With Sports Radio, The Freaks Come Out At Night
For those who don’t sleep at night, allow someone on the other side to let you in on a secret: The overnight radio options in Boston are pretty limited. WBZ has local general-interest talk programming, public radio has a range of international shows—and there’s syndicated conservative talk as well, if that’s your cup of tea.
But for the fellowship of miserable insomniacs, the preference is sports radio. And, thankfully, that landscape is changing here in Boston. Right now, ESPN radio (on both WEEI-FM and WEEI-AM) offers some repurposed clips from their TV shows and occasional live hosts, but an offputting absence of callers.
Up the AM dial, AM 1510 used to have sports programming, then it moved toward left-wing talk, and, now, it appears to be bringing back sports with a combination of NBC Sports and Yahoo! Sports. The oddest part of 1510’s programming is its sporadically programmed overnight show, a fundamentalist/millenialist preacher called Reverend Stair, who runs his show from a compound in the deep rural South. Yes, you read that right. I was always disappointed that he never does a 6 a.m. crossover chat with morning host Jeff Santos.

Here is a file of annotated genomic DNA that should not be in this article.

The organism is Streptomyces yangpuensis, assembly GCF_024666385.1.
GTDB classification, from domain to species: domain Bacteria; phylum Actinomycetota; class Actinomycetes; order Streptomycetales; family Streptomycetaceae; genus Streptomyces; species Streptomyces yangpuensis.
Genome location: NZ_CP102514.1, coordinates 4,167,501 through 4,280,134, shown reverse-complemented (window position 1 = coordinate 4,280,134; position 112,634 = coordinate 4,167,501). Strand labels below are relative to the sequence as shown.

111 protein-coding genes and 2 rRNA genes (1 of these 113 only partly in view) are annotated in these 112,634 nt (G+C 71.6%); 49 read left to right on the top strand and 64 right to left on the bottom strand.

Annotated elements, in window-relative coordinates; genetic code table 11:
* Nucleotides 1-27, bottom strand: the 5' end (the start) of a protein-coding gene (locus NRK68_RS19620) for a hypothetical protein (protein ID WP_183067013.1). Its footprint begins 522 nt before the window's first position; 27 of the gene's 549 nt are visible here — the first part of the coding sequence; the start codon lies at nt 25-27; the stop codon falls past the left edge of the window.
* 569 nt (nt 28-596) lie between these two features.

98.5 FM currently has JT The Brick on overnights. He got into radio as the winner of a caller contest for the Jim Rome Show. And he practices a variant of Rome’s style—callers get a short leash to provide a HIGH ENERGY HOT SPORTS TAKE, and then, just like that, they’re gone. It can be entertaining at times, but the conversation is pretty limited.
For those blessed with good reception, WFAN 660 AM out of New York provides live, local overnight sports talk. They’ve had a number of hosts, with current main host Tony Paige having the longest tenure. But the real stars of the program are the callers, many of them regulars.
Into this fray enters Damon Amendolara, currently on WBZ-FM. He’s the evening host on the station and will be the national overnight host on the newly constituted CBS Sport Radio Network, bumping JT The Brick off the air in Boston (at least for now).
Amendolara has performed a rare feat: creating a popular show while not shying away from his non-Boston past. He even occasionally served as fill-in host with … gasp … a New York station. Those are supposed to be two big no-nos, but Amendolara has pulled it off with success.
His show is smart, listenable, and respectful to callers. He’s also nimble enough to talk about a variety of sports, which should serve him well with a national audience. With a diminishing roster of local radio talent, its nice to see Amendolara work his way up. Let’s hope he can make a go of it on a bigger stage.